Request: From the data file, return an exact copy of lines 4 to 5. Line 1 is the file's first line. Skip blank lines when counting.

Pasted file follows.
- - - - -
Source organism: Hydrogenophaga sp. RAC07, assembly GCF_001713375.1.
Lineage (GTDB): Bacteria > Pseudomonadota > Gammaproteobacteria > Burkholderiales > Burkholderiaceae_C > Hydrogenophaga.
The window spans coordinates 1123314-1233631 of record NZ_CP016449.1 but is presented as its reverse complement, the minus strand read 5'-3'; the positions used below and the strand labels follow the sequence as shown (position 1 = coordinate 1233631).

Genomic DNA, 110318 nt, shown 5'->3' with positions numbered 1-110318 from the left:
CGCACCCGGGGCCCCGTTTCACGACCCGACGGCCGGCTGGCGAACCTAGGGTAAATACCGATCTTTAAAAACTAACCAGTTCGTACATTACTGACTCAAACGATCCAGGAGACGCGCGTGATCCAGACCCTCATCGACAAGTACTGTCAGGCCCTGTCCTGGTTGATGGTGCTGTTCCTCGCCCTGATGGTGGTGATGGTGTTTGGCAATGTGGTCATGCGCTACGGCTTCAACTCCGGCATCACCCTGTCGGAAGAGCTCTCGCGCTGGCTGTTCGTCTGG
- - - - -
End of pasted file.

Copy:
Genomic DNA, 110318 nt, shown 5'->3' with positions numbered 1-110318 from the left:
CGCACCCGGGGCCCCGTTTCACGACCCGACGGCCGGCTGGCGAACCTAGGGTAAATACCGATCTTTAAAAACTAACCAGTTCGTACATTACTGACTCAAACGATCCAGGAGACGCGCGTGATCCAGACCCTCATCGACAAGTACTGTCAGGCCCTGTCCTGGTTGATGGTGCTGTTCCTCGCCCTGATGGTGGTGATGGTGTTTGGCAATGTGGTCATGCGCTACGGCTTCAACTCCGGCATCACCCTGTCGGAAGAGCTCTCGCGCTGGCTGTTCGTCTGG